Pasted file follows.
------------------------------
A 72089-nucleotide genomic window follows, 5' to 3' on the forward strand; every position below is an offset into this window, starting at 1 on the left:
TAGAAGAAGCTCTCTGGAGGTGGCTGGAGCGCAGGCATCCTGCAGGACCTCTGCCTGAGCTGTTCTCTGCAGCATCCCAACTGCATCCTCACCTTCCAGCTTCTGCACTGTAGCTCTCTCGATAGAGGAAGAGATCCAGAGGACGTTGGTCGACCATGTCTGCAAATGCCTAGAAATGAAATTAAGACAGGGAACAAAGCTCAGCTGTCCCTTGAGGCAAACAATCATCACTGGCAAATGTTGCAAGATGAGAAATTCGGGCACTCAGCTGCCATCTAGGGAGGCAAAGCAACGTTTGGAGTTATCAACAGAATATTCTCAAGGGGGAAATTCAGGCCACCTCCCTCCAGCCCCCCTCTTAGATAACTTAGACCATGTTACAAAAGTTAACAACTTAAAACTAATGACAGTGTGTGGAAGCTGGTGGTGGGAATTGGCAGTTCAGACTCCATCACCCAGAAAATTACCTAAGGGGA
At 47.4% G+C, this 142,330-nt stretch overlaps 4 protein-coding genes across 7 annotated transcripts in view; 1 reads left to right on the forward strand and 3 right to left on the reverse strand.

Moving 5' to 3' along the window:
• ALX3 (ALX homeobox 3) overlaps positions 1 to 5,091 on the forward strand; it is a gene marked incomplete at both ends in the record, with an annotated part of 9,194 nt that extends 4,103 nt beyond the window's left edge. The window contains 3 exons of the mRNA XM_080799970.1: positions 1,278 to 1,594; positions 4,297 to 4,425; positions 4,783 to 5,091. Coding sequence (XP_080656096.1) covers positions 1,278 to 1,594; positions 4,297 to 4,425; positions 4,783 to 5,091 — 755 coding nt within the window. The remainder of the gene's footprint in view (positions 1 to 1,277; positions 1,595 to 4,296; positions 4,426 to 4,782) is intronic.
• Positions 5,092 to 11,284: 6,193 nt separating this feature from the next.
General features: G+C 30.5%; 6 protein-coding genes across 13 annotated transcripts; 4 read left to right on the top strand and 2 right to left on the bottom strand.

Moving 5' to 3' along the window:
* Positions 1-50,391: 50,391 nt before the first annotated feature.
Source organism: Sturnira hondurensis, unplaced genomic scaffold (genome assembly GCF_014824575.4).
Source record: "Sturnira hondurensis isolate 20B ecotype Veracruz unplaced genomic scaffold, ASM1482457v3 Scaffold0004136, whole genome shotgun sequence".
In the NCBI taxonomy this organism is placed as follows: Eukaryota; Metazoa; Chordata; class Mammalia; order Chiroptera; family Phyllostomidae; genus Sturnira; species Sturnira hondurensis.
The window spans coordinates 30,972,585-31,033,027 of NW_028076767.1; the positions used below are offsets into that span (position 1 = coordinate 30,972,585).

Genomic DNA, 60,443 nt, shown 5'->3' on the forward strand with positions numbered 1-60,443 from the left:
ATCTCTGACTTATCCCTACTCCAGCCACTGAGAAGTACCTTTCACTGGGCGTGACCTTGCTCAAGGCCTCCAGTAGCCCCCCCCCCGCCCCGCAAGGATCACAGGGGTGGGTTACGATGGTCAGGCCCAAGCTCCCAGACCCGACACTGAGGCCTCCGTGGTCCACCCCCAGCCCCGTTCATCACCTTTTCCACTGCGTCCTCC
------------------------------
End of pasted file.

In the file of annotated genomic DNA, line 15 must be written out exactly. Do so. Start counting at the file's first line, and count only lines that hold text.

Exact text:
ATCTCTGACTTATCCCTACTCCAGCCACTGAGAAGTACCTTTCACTGGGCGTGACCTTGCTCAAGGCCTCCAGTAGCCCCCCCCCCGCCCCGCAAGGATCACAGGGGTGGGTTACGATGGTCAGGCCCAAGCTCCCAGACCCGACACTGAGGCCTCCGTGGTCCACCCCCAGCCCCGTTCATCACCTTTTCCACTGCGTCCTCC